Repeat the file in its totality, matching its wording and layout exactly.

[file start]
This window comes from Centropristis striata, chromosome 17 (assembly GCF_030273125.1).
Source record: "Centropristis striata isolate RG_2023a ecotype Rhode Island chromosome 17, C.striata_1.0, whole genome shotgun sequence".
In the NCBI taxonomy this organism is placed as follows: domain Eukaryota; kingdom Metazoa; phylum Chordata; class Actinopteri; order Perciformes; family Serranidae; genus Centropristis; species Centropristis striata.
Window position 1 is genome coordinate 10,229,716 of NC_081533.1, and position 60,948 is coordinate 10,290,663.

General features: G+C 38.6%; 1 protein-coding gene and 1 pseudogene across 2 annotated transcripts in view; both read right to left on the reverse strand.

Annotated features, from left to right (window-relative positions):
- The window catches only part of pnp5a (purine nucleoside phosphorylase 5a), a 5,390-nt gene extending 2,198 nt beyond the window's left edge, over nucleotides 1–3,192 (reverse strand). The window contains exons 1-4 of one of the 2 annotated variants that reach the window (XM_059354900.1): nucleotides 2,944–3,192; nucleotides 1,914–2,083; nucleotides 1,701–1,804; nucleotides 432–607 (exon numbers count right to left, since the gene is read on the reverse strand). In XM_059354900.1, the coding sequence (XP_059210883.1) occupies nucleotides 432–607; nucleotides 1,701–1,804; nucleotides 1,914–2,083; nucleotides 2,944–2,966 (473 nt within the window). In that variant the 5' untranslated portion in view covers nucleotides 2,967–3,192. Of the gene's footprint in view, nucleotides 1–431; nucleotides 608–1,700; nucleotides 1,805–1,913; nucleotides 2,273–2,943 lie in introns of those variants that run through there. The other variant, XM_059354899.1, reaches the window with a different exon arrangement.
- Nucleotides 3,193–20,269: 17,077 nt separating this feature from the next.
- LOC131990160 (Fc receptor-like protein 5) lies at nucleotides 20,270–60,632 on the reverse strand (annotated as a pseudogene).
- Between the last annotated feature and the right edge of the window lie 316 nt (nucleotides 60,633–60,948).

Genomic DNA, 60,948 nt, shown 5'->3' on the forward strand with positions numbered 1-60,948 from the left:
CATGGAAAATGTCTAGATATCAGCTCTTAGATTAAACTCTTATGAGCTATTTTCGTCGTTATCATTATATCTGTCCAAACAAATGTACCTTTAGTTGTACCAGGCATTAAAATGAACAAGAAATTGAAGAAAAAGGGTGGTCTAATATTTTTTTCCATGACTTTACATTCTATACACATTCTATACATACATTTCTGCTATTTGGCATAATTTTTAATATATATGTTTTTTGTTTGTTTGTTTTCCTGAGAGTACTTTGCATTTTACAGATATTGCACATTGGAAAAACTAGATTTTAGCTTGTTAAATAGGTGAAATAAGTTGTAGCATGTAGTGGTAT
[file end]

This window comes from Centropristis striata, chromosome 17 (assembly GCF_030273125.1).
Source record: "Centropristis striata isolate RG_2023a ecotype Rhode Island chromosome 17, C.striata_1.0, whole genome shotgun sequence".
In the NCBI taxonomy this organism is placed as follows: domain Eukaryota; kingdom Metazoa; phylum Chordata; class Actinopteri; order Perciformes; family Serranidae; genus Centropristis; species Centropristis striata.
Window position 1 is genome coordinate 10,229,716 of NC_081533.1, and position 60,948 is coordinate 10,290,663.

General features: G+C 38.6%; 1 protein-coding gene and 1 pseudogene across 2 annotated transcripts in view; both read right to left on the reverse strand.

Annotated features, from left to right (window-relative positions):
- The window catches only part of pnp5a (purine nucleoside phosphorylase 5a), a 5,390-nt gene extending 2,198 nt beyond the window's left edge, over nucleotides 1–3,192 (reverse strand). The window contains exons 1-4 of one of the 2 annotated variants that reach the window (XM_059354900.1): nucleotides 2,944–3,192; nucleotides 1,914–2,083; nucleotides 1,701–1,804; nucleotides 432–607 (exon numbers count right to left, since the gene is read on the reverse strand). In XM_059354900.1, the coding sequence (XP_059210883.1) occupies nucleotides 432–607; nucleotides 1,701–1,804; nucleotides 1,914–2,083; nucleotides 2,944–2,966 (473 nt within the window). In that variant the 5' untranslated portion in view covers nucleotides 2,967–3,192. Of the gene's footprint in view, nucleotides 1–431; nucleotides 608–1,700; nucleotides 1,805–1,913; nucleotides 2,273–2,943 lie in introns of those variants that run through there. The other variant, XM_059354899.1, reaches the window with a different exon arrangement.
- Nucleotides 3,193–20,269: 17,077 nt separating this feature from the next.
- LOC131990160 (Fc receptor-like protein 5) lies at nucleotides 20,270–60,632 on the reverse strand (annotated as a pseudogene).
- Between the last annotated feature and the right edge of the window lie 316 nt (nucleotides 60,633–60,948).

Genomic DNA, 60,948 nt, shown 5'->3' on the forward strand with positions numbered 1-60,948 from the left:
CATGGAAAATGTCTAGATATCAGCTCTTAGATTAAACTCTTATGAGCTATTTTCGTCGTTATCATTATATCTGTCCAAACAAATGTACCTTTAGTTGTACCAGGCATTAAAATGAACAAGAAATTGAAGAAAAAGGGTGGTCTAATATTTTTTTCCATGACTTTACATTCTATACACATTCTATACATACATTTCTGCTATTTGGCATAATTTTTAATATATATGTTTTTTGTTTGTTTGTTTTCCTGAGAGTACTTTGCATTTTACAGATATTGCACATTGGAAAAACTAGATTTTAGCTTGTTAAATAGGTGAAATAAGTTGTAGCATGTAGTGGTAT